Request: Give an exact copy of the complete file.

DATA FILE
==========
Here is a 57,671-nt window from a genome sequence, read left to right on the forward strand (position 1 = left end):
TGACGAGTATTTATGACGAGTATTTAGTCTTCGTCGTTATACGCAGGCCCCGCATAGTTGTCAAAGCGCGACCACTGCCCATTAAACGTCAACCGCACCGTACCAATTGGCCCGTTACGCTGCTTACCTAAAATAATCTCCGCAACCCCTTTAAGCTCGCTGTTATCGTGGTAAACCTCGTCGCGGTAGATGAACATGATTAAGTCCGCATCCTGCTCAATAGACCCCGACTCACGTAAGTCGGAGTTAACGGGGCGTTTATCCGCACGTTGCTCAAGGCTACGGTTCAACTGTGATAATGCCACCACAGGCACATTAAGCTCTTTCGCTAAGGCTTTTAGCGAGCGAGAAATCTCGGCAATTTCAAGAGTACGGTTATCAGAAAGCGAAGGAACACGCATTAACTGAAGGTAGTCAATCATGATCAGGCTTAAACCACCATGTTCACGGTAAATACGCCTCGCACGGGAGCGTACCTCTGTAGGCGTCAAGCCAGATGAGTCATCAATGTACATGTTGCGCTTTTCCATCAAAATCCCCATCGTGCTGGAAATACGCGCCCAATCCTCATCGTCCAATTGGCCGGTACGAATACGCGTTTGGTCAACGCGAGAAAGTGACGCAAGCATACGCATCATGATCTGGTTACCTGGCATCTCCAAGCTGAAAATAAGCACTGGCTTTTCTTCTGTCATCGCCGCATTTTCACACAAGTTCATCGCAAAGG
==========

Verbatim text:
Here is a 57,671-nt window from a genome sequence, read left to right on the forward strand (position 1 = left end):
TGACGAGTATTTATGACGAGTATTTAGTCTTCGTCGTTATACGCAGGCCCCGCATAGTTGTCAAAGCGCGACCACTGCCCATTAAACGTCAACCGCACCGTACCAATTGGCCCGTTACGCTGCTTACCTAAAATAATCTCCGCAACCCCTTTAAGCTCGCTGTTATCGTGGTAAACCTCGTCGCGGTAGATGAACATGATTAAGTCCGCATCCTGCTCAATAGACCCCGACTCACGTAAGTCGGAGTTAACGGGGCGTTTATCCGCACGTTGCTCAAGGCTACGGTTCAACTGTGATAATGCCACCACAGGCACATTAAGCTCTTTCGCTAAGGCTTTTAGCGAGCGAGAAATCTCGGCAATTTCAAGAGTACGGTTATCAGAAAGCGAAGGAACACGCATTAACTGAAGGTAGTCAATCATGATCAGGCTTAAACCACCATGTTCACGGTAAATACGCCTCGCACGGGAGCGTACCTCTGTAGGCGTCAAGCCAGATGAGTCATCAATGTACATGTTGCGCTTTTCCATCAAAATCCCCATCGTGCTGGAAATACGCGCCCAATCCTCATCGTCCAATTGGCCGGTACGAATACGCGTTTGGTCAACGCGAGAAAGTGACGCAAGCATACGCATCATGATCTGGTTACCTGGCATCTCCAAGCTGAAAATAAGCACTGGCTTTTCTTCTGTCATCGCCGCATTTTCACACAAGTTCATCGCAAAGG